The Irish Exporters Association (IEA) has released its latest figures from its member survey which show that exports to the UK have risen since the Brexit vote.
The ‘IEA Export Eye,’ with members in January 2018 regarding Irish exporters’ sentiments on issues that impact on business, focused on Brexit and the skills shortage in Ireland.
Simon McKeever, Chief Executive of the Irish Exporters Association, said: “In the days following the UK Referendum in June 2016, the Irish Exporters Association surveyed our members on Brexit’s impact on their business and their biggest concerns.
"In January this year, we performed the same survey and compared the two snapshots to see changes and trends over the last year and a half. What our analysis shows is the resilience of the Irish export industry.
"Exports to the UK have actually increased. In June 2016, 32% of our members surveyed exported more than a quarter to the UK, this has increased to 44%. And 41% are planning to increase their level of trade with the UK in the next 6 months, this has increased from 31% in 2016.
Mr McKeever also said that Irish exporters are also increasingly looking to new markets and to diversify their exports away from the UK market.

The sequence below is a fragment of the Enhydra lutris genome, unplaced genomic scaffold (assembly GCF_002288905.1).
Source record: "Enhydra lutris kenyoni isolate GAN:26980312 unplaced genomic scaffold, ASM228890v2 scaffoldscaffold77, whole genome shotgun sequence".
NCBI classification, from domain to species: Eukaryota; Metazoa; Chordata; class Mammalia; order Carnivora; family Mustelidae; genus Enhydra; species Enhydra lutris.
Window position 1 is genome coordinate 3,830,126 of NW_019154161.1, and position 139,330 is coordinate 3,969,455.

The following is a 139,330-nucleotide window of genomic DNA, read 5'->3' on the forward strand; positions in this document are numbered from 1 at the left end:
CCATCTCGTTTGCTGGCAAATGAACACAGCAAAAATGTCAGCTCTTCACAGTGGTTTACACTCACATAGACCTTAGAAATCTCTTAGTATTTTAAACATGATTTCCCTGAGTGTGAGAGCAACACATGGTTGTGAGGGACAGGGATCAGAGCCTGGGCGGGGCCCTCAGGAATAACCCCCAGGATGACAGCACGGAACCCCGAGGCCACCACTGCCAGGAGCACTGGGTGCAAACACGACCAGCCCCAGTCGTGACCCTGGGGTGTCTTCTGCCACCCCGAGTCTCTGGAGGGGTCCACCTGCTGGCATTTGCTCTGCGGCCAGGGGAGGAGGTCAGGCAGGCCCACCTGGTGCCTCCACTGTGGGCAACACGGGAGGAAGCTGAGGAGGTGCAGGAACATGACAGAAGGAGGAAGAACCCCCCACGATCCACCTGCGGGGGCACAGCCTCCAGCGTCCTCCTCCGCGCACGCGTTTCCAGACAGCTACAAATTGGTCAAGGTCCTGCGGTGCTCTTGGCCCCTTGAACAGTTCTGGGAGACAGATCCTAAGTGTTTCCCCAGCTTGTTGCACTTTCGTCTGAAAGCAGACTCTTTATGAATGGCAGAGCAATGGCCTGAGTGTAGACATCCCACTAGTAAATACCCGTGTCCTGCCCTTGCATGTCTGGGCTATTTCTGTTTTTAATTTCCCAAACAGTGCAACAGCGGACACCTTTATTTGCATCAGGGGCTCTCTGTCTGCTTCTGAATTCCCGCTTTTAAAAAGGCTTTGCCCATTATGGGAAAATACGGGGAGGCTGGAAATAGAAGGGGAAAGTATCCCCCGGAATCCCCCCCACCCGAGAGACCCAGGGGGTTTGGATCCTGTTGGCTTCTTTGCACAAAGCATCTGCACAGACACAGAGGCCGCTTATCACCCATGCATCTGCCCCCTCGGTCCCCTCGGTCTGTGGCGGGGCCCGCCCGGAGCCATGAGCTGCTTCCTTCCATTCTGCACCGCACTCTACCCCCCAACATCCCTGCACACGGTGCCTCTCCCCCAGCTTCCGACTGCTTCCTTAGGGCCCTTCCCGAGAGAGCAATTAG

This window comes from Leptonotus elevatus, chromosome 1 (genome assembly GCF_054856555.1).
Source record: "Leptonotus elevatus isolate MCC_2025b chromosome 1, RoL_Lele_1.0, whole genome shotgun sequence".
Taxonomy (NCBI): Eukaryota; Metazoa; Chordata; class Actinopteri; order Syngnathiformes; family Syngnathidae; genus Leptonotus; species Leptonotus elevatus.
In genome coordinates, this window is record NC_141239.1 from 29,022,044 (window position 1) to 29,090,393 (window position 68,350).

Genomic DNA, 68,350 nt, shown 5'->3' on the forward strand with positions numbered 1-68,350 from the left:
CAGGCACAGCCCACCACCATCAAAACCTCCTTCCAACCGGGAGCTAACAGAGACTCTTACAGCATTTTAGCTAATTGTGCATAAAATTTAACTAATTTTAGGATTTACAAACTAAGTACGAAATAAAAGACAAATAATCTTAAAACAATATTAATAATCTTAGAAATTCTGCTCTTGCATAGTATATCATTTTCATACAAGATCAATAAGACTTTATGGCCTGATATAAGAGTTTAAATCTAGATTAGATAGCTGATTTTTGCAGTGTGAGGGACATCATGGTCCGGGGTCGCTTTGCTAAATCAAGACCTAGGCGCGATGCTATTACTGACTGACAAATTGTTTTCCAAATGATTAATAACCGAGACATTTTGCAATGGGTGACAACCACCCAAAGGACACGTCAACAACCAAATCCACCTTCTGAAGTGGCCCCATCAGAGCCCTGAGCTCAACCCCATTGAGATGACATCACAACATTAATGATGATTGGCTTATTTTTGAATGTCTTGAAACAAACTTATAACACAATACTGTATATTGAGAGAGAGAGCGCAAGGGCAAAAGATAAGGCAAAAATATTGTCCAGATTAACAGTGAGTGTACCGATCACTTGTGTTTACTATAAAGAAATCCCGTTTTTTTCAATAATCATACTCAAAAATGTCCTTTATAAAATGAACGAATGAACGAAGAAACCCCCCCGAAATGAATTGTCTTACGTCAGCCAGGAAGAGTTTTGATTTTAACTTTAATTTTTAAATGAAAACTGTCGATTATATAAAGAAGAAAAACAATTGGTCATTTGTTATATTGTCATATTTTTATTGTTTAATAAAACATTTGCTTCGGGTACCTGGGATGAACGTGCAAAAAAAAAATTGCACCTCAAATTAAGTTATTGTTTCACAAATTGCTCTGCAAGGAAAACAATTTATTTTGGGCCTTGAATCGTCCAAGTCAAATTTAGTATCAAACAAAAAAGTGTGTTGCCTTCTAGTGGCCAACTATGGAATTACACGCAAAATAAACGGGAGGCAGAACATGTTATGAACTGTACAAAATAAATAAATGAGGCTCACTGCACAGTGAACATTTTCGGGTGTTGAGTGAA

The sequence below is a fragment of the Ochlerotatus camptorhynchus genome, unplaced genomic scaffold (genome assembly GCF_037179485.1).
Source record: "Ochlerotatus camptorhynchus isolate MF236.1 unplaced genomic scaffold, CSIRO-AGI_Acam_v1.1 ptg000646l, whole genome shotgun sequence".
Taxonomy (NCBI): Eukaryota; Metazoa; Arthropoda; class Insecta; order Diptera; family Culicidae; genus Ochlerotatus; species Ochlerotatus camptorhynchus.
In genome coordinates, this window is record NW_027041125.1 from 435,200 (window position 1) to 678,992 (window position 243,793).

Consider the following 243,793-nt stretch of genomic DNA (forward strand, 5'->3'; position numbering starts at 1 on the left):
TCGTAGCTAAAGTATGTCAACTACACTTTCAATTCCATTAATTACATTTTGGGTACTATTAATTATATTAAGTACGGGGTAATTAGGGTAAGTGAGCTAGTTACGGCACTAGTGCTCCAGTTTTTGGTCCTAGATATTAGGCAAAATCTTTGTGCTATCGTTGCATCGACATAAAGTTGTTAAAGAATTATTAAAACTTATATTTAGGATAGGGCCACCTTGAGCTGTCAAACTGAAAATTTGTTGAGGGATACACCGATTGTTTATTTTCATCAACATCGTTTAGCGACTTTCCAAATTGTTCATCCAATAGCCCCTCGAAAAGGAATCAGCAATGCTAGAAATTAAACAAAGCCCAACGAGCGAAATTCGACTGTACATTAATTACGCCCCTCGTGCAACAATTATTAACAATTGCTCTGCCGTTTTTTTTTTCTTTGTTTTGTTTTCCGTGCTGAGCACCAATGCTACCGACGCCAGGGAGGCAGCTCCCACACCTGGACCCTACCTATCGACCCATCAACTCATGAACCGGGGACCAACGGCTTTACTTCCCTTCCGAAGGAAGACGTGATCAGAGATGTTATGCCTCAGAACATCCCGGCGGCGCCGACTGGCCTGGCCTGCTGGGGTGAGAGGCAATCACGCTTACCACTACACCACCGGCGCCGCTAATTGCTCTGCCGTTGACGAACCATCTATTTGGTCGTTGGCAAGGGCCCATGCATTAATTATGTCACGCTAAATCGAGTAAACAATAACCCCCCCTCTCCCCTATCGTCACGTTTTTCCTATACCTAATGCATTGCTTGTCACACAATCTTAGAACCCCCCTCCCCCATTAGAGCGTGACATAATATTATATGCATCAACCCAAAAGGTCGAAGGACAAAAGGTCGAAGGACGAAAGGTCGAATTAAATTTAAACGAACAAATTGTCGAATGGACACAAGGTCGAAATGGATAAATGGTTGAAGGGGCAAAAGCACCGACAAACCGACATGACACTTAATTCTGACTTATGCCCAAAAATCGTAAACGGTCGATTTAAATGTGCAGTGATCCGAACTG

The survey found that 66% are planning to diversify their export markets in the next six months, up from 54% directly after the referendum.
Irish export figures for 2017 were the highest on record, up 2% on last year. Exports to the EU and USA both increased by 4% and exports to the UK were up 9%.
The IEA are seeing an increasing interest in Germany with 29% of members looking to diversify there as an export market in the next six months.
There is also a growing interest in English speaking further flung markets with the USA (27%), Australia (17%) and Canada (16%) all gaining popularity.
IEA members are looking more towards high growth markets like China (10%), Japan (8%) and ASEAN nations (8%).
The survey also found that an area of major concern for members is the current skills shortage in Ireland, with 62% having experienced difficulty in recruitment in the last six months.
The most prominent deficiency is in sales and marketing (31%), transport logistics (23%), operations (20%) and supply chain (19%).
The skills shortage in the logistics sector has been a major concern for some time and approximately a third of members in this sector are experiencing difficulty finding HGV drivers, managers and directors in storage and warehousing, customs expertise and fork‐lift truck drivers.
- Digital Desk